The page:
As for the rear, the space is adequate when it comes to knee room. Headroom isn’t particularly great, owing to the low roofline and shoulder room is a bit tight for three abreast. What I found particularly disconcerting about the rear seats is how high your knees are when you sit there — the fact that the batteries are in the floor means your feet (and consequently your knees) are a few inches higher than in a conventional car. It also means the seats end up providing little by way of thigh support. The boot space was being eaten into by the bag that held the charging cable. However, I’m sure you can chuck the bag and store the cable somewhere where it won’t occupy as much space.
All that they say about electric cars and their instant torque is true. The Kona Electric makes 395Nm, available almost instantly and this shows when you step on the err… accelerator pedal. Acceleration is instant and fairly aggressive for what looks like such an unassuming car. It is seriously quick and hits 100kmph from a standstill in 9.7 seconds. At higher speeds, it isn’t as efficient, but it can still pick up speed with ease. As for its top speed, I hit 159kmph on the back straight.
Dynamically, the Kona Electric actually surprises. It changes direction well, probably due to the weight all being low down within the floor. It does tend to understeer when you chuck it into a corner, and with the electric drivetrain, a slow in-fast out approach will leave you much happier. Where it suffers when it comes to dynamics is the steering, which doesn’t feel particularly direct and is dead when it comes to feedback. I’m also going to withhold commenting about its ride quality at the moment, at least until I can drive it on regular Indian roads. The Kona Electric obviously lacked the noise and drama of a regular car, but this is something that you can get over — especially if you look at the sort of car the Kona is. It isn’t a sportscar, and isn’t trying to be one. As a car to get you from A to B, it actually does the job rather well, with more refinement and quietness than any conventional alternative.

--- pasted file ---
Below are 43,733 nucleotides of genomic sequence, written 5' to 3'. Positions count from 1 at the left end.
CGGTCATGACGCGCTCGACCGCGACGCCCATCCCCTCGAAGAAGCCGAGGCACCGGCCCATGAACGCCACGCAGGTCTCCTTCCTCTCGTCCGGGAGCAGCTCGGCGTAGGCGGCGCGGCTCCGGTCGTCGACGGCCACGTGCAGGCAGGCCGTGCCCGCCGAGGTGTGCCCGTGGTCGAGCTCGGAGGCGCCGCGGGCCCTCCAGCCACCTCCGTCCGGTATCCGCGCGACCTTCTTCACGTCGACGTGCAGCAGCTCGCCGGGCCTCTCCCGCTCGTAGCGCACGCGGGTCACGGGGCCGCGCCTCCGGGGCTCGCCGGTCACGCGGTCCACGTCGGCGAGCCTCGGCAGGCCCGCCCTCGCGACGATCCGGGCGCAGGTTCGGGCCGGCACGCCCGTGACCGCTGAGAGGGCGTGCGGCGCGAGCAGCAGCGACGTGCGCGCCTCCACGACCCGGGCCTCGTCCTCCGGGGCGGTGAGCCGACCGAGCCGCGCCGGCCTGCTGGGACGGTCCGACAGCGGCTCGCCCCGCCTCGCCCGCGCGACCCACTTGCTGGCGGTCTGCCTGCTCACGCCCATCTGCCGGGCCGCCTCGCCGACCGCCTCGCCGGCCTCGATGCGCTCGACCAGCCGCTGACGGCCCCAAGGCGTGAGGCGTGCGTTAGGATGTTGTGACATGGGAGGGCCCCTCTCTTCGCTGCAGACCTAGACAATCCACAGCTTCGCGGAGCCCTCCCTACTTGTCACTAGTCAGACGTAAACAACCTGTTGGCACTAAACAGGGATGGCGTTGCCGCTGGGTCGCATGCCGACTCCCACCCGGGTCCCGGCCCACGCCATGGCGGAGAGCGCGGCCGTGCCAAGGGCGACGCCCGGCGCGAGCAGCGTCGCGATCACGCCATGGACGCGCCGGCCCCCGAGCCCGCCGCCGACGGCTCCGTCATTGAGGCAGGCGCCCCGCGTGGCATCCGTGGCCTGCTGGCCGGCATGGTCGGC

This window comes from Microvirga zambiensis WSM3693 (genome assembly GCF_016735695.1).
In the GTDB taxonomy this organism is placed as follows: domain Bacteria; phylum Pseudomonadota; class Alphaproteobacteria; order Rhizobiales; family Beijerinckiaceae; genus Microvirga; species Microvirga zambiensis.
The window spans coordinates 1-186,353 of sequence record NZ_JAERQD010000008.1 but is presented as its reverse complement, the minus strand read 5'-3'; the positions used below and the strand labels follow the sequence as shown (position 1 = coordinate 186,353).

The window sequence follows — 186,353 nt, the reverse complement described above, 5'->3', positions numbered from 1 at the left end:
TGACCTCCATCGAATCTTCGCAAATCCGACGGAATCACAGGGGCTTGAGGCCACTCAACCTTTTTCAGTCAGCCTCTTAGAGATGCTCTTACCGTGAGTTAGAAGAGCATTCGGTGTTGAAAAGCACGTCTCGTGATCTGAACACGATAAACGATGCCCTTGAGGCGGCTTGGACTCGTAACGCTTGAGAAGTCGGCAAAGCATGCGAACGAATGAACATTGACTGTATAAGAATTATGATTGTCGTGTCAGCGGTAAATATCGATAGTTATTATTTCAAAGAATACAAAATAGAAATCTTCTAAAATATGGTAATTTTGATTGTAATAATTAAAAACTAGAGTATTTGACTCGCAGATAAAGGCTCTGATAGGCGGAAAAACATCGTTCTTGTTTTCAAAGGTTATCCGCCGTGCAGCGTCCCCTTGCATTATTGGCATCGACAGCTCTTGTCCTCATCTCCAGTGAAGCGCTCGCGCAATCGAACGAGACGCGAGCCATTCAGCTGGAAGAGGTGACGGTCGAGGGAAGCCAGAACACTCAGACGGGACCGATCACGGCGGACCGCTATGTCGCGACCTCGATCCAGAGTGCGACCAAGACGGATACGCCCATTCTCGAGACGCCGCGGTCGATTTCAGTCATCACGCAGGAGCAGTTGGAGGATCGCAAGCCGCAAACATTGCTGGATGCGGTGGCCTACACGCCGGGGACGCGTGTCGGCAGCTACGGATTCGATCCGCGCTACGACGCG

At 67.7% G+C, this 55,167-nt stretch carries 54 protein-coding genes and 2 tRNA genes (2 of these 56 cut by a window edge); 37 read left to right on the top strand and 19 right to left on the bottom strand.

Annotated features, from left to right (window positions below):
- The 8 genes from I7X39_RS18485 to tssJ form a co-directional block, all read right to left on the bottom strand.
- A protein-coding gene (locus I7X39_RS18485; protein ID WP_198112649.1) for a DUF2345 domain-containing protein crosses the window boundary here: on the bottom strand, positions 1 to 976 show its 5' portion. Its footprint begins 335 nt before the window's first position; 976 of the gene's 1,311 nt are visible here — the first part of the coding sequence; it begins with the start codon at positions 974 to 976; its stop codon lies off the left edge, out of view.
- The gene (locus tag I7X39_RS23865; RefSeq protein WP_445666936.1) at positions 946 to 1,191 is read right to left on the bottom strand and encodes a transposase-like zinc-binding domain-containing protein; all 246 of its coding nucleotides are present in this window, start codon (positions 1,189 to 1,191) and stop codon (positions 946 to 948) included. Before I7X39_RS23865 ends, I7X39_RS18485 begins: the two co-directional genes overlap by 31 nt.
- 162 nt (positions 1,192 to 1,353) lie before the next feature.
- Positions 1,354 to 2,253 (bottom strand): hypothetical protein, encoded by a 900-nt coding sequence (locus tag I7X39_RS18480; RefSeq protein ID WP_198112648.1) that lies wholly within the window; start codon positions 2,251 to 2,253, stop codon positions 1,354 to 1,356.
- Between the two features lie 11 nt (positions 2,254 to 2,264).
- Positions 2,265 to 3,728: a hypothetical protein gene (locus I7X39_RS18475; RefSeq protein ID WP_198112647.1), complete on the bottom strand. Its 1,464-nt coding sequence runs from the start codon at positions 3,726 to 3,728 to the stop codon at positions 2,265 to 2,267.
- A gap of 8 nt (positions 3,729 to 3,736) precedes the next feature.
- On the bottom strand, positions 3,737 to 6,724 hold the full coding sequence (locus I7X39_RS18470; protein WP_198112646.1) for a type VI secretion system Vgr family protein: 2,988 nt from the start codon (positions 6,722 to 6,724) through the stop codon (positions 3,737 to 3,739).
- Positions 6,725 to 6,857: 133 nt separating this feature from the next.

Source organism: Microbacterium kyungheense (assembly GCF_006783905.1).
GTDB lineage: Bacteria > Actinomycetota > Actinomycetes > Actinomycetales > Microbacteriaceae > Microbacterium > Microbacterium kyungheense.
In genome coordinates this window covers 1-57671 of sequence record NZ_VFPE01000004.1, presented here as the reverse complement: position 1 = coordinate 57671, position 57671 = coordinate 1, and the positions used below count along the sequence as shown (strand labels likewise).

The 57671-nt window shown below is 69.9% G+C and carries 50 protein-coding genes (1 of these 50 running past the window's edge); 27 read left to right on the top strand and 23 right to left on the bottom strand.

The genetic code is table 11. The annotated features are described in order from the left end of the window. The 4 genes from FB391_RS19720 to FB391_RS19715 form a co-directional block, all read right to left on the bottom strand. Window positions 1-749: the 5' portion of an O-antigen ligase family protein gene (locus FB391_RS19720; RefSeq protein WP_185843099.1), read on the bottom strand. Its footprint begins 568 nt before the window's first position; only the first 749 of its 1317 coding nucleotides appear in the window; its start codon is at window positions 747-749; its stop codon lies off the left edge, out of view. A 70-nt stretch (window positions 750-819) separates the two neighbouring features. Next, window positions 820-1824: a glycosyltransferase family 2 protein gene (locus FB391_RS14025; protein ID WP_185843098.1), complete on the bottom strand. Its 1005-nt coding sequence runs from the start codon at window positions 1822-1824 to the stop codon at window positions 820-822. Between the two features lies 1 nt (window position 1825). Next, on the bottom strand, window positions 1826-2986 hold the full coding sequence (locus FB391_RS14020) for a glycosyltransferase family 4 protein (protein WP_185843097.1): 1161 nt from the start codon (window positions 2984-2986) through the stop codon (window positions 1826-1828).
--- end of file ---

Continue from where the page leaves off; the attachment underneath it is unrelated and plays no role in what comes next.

Can it replace a regular car?
For urban use, most definitely. Think about it — you set up the 7.2kW Level 2 charger at your home and can juice the Kona up in just over 6 hours, giving you around 300km of range, which could last a week for the average urban user. If you’d like, you can also purchase another charger to set up at another location, say your workplace, for an additional Rs 75,000. Hyundai has also tied up with the Indian Oil Corporation to set up the fast-charging infrastructure. As of now, there are DC chargers in Mumbai, Bangalore and Delhi and these can charge the Kona up to 80 per cent in 51 minutes. The Kona can actually replace a conventional car without too much of a compromise, and provide cheaper running and maintenance costs too.
Where it will suffer, though, is long-distance travel on the highways. India simply doesn’t have the fast charging infrastructure on its national highways to support long-distance travel in EVs yet. However, if you plan your trip well enough, a drive from Mumbai to Pune or Delhi to Agra may still be possible.
Should you get one?
Hyundai is selling the Kona in 11 major cities across the country through a total of 15 dealerships to start with. They also offer warranties on the car and the batteries — a three-year/ unlimited km warranty on the car and an eight-year/ 1.6 lakh km warranty on the battery. They are also investing in this network with IOCL, though they didn’t reveal any roadmap other than the four chargers planned initially.
Sure, at 25 lakh, you do get more spacious cars and cars that offer more value at the time of purchase. But you must remember that electric cars have far fewer running and service costs. I would actually say that it is well priced competitively for the technology it is offering. The Jaguar I-Pace and Audi e-Tron are on their way to India too but it will be a while before we see another ‘relatively’ affordable long-range EV in India.
It’s pretty simple. The Kona cannot be your only car. You’ll still have to compromise because the infrastructure isn’t entirely up to the mark. But as a second car, it can actually work. It offers you novelty, a zero-emission drive and doesn’t compromise when it comes to range. In the urban environment, there’s very little on which you will have to compromise on.